Mar 28, 2013 Sports
By Rawle Welch
As the countdown continues to the April 12 Guyana Football Federation Electoral Congress, the respective constituents are busy on the campaign trail whipping up support from their particular constituencies – some promising future assistance, while others have been using persuasive tactics to attract votes.
The four candidates – Christopher Matthias, Ivan Persaud, whose name somehow was revealed belatedly, Alfred King and Aubrey Major – have been working feverishly to convince eligible voters to vote in support of them.
The question being asked is who of the four seems best suited to carry Guyana’s football forward and out of the abysss that it found itself in for over two decades, when the autocratic style of governance forced the corporate community, and to some extent the Government, to offer sparing support for the sport.
The mockery of inclusivity, the subtle acts of intimidation and the denial of voting rights to member affiliates, all took their toll on important stakeholders’ patience and support, that eventually dragged them away from the sport.
Even after Guyana’s most impressive showing ever in World Cup campaign, the business community still did not show up in large proportions and the common opinion was that it was so because of the Federation’s hazy past in terms of fairness and accountability.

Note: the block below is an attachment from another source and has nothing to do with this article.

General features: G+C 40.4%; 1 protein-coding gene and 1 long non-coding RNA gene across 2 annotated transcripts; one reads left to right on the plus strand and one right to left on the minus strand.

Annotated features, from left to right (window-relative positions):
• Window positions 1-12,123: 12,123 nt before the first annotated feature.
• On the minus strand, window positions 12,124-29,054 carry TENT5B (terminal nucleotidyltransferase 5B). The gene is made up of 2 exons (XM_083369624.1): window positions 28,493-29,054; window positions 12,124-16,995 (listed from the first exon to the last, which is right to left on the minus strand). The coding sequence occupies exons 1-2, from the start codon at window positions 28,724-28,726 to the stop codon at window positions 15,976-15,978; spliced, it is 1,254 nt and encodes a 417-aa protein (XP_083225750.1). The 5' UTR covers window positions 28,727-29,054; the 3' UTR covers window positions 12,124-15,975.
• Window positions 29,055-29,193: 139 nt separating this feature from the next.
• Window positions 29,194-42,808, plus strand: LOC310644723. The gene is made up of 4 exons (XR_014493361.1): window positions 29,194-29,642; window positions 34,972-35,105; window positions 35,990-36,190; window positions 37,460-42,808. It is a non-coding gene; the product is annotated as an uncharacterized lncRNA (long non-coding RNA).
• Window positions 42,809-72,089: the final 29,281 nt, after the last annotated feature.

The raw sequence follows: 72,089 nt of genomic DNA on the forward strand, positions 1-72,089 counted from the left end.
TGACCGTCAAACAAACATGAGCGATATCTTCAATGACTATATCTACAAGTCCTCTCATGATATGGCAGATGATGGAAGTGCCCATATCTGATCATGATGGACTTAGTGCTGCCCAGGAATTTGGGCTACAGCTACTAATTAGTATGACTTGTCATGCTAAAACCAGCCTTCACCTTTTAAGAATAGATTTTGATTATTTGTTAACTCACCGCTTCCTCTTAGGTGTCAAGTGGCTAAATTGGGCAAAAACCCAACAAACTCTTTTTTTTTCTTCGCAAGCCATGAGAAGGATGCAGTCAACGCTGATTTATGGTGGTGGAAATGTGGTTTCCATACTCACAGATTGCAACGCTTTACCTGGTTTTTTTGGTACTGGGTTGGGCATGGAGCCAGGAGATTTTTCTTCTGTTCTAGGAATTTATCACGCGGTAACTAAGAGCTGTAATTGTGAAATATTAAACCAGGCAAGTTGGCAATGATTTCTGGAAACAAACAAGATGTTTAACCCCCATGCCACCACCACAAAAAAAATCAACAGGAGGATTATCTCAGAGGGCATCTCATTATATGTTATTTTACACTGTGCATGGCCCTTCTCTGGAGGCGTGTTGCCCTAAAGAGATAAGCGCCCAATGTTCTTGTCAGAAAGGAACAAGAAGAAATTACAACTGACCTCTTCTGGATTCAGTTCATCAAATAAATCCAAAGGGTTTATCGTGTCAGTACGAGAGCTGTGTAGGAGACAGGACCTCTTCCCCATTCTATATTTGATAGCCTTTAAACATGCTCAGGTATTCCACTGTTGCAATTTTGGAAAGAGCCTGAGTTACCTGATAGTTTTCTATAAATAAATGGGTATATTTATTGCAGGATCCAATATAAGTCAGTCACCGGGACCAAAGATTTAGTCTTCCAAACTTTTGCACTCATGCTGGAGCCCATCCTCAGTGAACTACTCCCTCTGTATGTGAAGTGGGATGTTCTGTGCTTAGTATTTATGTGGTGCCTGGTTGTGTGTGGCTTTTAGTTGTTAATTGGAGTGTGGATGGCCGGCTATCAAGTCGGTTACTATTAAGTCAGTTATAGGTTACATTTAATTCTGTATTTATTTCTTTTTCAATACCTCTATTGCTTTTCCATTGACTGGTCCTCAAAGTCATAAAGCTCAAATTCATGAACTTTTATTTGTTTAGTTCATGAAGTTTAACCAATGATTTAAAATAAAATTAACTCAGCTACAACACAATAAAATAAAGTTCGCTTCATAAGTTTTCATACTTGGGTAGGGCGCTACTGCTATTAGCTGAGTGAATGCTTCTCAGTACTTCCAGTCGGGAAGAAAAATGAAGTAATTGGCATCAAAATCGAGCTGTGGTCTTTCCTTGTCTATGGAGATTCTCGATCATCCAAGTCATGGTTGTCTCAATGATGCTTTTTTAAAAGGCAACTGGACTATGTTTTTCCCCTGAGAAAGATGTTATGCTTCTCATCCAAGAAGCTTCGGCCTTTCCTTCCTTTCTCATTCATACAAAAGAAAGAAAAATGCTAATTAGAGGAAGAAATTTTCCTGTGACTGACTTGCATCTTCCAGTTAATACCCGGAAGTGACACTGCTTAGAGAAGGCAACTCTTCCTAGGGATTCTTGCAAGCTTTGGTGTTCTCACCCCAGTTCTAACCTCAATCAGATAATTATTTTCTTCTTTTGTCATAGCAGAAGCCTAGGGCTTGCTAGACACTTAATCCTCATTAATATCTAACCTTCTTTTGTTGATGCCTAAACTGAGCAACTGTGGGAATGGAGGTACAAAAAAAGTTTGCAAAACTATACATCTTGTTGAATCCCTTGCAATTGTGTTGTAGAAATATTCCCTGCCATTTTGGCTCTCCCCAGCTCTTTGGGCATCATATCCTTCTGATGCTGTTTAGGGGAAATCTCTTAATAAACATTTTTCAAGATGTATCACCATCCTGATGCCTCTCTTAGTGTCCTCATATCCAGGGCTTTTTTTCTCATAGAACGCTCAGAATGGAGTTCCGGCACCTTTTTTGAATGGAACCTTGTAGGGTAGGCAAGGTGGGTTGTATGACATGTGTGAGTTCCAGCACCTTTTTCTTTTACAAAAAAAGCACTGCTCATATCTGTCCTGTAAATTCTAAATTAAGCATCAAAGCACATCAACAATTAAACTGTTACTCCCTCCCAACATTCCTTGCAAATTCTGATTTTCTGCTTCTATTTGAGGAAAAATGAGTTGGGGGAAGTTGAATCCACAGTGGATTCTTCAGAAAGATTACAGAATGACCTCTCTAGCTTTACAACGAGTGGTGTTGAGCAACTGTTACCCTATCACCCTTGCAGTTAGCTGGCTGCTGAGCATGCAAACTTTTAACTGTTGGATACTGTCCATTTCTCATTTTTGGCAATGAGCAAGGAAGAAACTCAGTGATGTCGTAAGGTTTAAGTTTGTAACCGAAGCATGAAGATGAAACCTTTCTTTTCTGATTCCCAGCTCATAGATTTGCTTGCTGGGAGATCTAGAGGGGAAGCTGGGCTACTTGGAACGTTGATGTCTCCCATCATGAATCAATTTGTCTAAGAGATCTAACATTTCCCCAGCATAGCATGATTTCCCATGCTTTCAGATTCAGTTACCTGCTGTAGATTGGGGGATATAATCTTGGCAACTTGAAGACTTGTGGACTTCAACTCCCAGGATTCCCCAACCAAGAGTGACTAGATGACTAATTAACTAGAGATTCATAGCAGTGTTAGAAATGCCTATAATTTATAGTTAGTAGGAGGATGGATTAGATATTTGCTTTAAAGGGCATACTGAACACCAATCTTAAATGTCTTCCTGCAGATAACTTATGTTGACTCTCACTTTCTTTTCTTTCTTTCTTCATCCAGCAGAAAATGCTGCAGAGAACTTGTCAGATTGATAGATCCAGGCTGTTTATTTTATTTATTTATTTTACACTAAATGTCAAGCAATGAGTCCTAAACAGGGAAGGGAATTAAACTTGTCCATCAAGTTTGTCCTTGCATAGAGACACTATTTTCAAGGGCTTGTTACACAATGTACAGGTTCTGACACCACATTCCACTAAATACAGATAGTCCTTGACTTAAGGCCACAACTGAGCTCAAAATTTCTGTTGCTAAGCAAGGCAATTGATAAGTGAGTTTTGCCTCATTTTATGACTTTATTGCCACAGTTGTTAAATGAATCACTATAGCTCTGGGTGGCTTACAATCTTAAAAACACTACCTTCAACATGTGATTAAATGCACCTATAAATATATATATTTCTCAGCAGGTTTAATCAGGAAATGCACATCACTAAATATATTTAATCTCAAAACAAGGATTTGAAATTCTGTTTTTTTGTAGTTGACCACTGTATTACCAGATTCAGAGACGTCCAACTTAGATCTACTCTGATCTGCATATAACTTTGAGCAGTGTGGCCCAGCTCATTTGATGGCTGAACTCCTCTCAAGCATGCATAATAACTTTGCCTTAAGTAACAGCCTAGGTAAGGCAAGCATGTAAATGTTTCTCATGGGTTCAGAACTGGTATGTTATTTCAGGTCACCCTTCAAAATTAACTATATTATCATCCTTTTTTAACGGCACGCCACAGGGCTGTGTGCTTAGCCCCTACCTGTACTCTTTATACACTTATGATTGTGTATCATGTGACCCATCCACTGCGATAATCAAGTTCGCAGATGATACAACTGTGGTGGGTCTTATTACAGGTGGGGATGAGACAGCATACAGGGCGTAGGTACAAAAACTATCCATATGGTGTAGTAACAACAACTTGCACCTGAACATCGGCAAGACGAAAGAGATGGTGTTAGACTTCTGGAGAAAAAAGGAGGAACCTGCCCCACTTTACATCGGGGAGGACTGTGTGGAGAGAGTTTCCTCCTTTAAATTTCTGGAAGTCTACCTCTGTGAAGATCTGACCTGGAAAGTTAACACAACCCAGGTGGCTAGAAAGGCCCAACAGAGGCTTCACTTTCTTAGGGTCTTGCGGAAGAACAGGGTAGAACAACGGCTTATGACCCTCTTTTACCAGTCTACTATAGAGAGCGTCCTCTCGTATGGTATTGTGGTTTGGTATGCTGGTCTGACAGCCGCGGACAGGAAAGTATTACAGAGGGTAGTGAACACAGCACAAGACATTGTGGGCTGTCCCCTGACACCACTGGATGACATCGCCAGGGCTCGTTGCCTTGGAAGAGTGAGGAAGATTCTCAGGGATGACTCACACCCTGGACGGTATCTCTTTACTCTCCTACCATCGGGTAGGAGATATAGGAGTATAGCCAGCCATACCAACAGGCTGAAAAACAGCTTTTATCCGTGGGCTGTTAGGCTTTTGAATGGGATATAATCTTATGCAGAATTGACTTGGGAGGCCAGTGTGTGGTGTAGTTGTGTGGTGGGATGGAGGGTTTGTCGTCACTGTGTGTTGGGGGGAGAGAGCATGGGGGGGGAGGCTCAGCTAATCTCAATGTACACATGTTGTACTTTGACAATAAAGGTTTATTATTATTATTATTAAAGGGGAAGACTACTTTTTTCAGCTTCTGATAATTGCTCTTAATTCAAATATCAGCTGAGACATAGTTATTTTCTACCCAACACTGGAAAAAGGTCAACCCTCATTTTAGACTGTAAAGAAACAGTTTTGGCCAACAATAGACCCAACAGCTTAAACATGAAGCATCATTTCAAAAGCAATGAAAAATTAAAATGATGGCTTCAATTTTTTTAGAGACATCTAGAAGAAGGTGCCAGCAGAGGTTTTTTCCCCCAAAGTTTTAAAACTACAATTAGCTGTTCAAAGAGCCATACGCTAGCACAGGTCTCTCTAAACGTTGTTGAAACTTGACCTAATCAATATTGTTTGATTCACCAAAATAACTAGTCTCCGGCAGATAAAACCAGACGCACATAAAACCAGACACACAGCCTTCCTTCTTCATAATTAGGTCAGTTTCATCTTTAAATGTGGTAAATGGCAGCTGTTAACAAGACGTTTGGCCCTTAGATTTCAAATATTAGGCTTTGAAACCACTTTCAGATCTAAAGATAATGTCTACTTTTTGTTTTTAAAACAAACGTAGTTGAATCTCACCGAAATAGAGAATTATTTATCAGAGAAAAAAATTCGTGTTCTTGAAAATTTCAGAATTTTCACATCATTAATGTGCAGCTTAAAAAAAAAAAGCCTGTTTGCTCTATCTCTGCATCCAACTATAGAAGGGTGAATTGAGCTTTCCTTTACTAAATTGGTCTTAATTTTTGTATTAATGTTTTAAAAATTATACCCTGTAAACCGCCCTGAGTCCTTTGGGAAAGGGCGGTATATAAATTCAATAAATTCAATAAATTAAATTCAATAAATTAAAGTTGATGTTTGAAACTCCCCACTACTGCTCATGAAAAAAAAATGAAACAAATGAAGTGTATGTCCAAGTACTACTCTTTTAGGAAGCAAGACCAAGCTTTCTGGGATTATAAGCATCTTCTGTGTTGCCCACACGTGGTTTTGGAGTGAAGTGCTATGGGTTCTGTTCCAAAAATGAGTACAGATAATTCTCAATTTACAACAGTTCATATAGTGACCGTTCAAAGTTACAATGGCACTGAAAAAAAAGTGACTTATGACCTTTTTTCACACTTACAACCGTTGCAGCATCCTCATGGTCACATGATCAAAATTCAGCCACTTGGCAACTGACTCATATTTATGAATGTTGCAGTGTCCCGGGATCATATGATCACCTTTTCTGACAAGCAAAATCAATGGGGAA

The FIFA / CONCACAF team came and found favour in the aggrieved members whose voting rights were wrongfully denied, much to the consternation of the ruling body.
They had hoped that the visiting team would have instituted harsh penalties on those they felt had behaved rebellious and needed to be punished, but that did not happen, instead the opposite occurred, they were greeted with open arms like the Prodigal Son.
The manner in which the GFF controlled football over the past two decades resembled that of repressive regimes such as North Korea, where saying anything in public against the state is prohibited.
Many affiliates spoke of being marginalised and neglected because of their challenge against the hierarchy and what occurred next was little or no development. The absence of development could be seen in the lack of representation on the national teams, a point that was emphasised by no other than the former Technical Director.
It must be remembered that there are many who served in the administration then and are still present in the current setup. There must be a heavy price paid for hiding the facts from the Guyanese public, the administration must be held to account for the monies accrued for the shifting of the Mexico game, while an explanation must be given on how the entity allowed such a large debt to amount.
These are questions that must be answered before April 12, failing which the voters must react via the ballot. The truth and nothing but the truth must be told and it must start with accountability which when disregarded will ultimately impinge on integrity, before chaos steps in.
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